Dunaliella cultivation Processes for Beta-carotene Production

Source: http://moritz.botany.ut.ee/~olli/b/DelCampo07.pdfBeta-carotene Production and Extraction from Dunaliella salina

Beta-carotene Production and Extraction from Dunaliella salina

In comparison to others, Dunaliellahas the following advantages:

a) Disruption of cells is much easier than that in other algae because of its wall-less nature.

b) Continuous culture in laboratory is very easy and the growth rate is relatively high.

c) Resistance to various environmental conditions is higher than in other algae

 

Optimal Conditions of Beta-carotene Production by Dunaliella salina

Processing Condition

Reactor Configuration

Productivity

T: 25°C; pH: 7.5 ± 0.5

Semi-continuous outdoor, closed tubular (55L)

Biomass: 2 g m−2 d−1

Total carotenoids: 102.5 ± 33.1 mg m−2 d−1 (β-carotene: 10% of biomass)

T: 30°C; pH: 7.5

Continuous turbidostat, flat-panel (2.5L)

β-Carotene: 13.5 mg L−1 d−1 (15.0 pg cell−1)

T: 30°C; pH: 7.5

Continuous turbidostat, flat-panel (1.9L) with in situ extraction

β-Carotene: 0.7 mg L−1 d−1

β-Carotene: 8.3 mg L−1 d−1

(8.9 pg cell−1)

Benefits and Applications of Beta Carotene:

  • Like all other carotenoids, beta-carotene is an antioxidant. It protects the body from damaging molecules called free radicals.
  • Beta-carotene is the precursor for Vitamin A biosynthesis in the body.
  • Research has proven that consumption of the Dunaliella salina algae is effective in prevention of some forms of cancer.
  • Several clinical studies have revealed a correlation between the incidence of cancer and low levels of beta-carotene in the blood.
  • Natural beta-carotene prevents the decrease of white blood cells and platelets due to ionic radiation, thus proving to be protective against nuclear radiation.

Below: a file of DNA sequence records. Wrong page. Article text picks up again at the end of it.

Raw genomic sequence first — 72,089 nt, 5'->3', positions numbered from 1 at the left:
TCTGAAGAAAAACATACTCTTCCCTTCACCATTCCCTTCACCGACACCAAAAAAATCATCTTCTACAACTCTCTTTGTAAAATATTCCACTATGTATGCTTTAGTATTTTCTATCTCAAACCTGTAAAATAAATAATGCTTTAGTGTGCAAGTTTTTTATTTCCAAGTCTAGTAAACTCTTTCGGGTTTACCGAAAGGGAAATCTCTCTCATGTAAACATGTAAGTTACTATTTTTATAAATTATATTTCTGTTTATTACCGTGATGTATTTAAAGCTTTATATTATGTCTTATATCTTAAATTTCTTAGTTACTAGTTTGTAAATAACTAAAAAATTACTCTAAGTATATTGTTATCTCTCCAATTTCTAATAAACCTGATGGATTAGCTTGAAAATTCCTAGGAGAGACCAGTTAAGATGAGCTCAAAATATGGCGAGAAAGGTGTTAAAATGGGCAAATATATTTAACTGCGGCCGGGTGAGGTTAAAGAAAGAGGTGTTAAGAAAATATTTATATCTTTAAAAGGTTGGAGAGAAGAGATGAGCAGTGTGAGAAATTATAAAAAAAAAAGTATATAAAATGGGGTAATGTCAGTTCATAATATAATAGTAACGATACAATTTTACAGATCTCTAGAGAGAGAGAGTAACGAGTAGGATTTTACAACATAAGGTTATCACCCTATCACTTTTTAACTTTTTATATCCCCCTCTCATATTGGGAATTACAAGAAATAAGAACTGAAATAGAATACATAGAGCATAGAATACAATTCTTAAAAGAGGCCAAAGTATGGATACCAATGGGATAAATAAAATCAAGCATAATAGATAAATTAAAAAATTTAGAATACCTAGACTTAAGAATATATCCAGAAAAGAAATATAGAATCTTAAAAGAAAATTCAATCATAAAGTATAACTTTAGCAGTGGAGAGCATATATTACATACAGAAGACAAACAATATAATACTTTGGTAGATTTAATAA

• Beta-carotene is also in used in malnourished (underfed) women to reduce the chance of death and night blindness during pregnancy, as well as diarrhea and fever after giving birth.
  • Beta-carotene is found to be useful in the following cases
    • Prevention against cancer and heart disease
    • To slow the progression of cataracts
    • To prevent macular degeneration
    • To boost immunity
    • To protect the skin against sunburn
    • Asthma
    • Depression
    • Infertility
    • Parkinson’s disease
    • Psoriasis
    • Arthritis
    • High blood pressure
    • Cervical dysplasia
    • Intermittent claudication     

 Market Scope

Global production of Dunaliella is estimated at about 1,200 ton per year.

The global market for carotenoids was $766 million in 2007. This is expected to increase to $919 million by 2015, a compound annual growth rate (CAGR) of 2.3%. Beta-carotene has the largest share of the market. Valued at $247 million in 2007, this segment is expected to be worth $285 million by 2015, a CAGR of 1.8%.

Prominent Players in the Beta-Carotene Market

Company

Location

AquaCarotene

USA

Cognis Nutrition & Health

Australia

Cyanotech

Hawaii, USA

Nikken Sohonsha Corporation

Japan

Tianjin Lantai Biotechnology

China

Parry Nutraceuticals

India

Seambiotic

Israel

Muradel

Australia

Research Efforts in Beta-Carotene Production Using Microalgae

 

  1. Murdoch University, Australia

     Algae & Seagrass Research Group of the School of Biological Sciences and Biotechnology in Murdoch University is actively engaged in the identification of new algae strains for commercial-scale biofuels production, physiology & biochemistry, commercial-scale algae culture systems, downstream processing, techno-economic modeling & analysis, market research. A lot of research on Dunaliella cultivation for beta-carotene production is carried out in the university.

    The algae research center has a very large culture collection of both Dunaliella and Haematococcus species as well as other carotenoid-overproducing algae such as Chlorella fusca.

     

  2. Wageningen University, The Netherlands

     Researchers at the Wageningen University have developed a process of milking carotenoids from Dunaliella.

    http://www.algae.wur.nl/UK/projects/Milking+of+carotenoids+from+Dunaliella/

Facts

  • Australia is now the major producer of natural beta-carotene from Dunaliella.
  • Beta-carotene was the first carotenoid from algae to be commercialized.
  • Beta-carotene exists in several different configurations (isomers). Beta- carotene found in fruits and vegetables contains about 10% of cis-isomers and beta-carotene derived from algae contains about 50% of the 9-cis isomer.
  • Recent experiments in Israel show that naturally derived beta-carotene (from Dunaliella bardawil algae) is four times more effective in deactivating oxidation products (conjugated dienes) than is synthetic beta-carotene.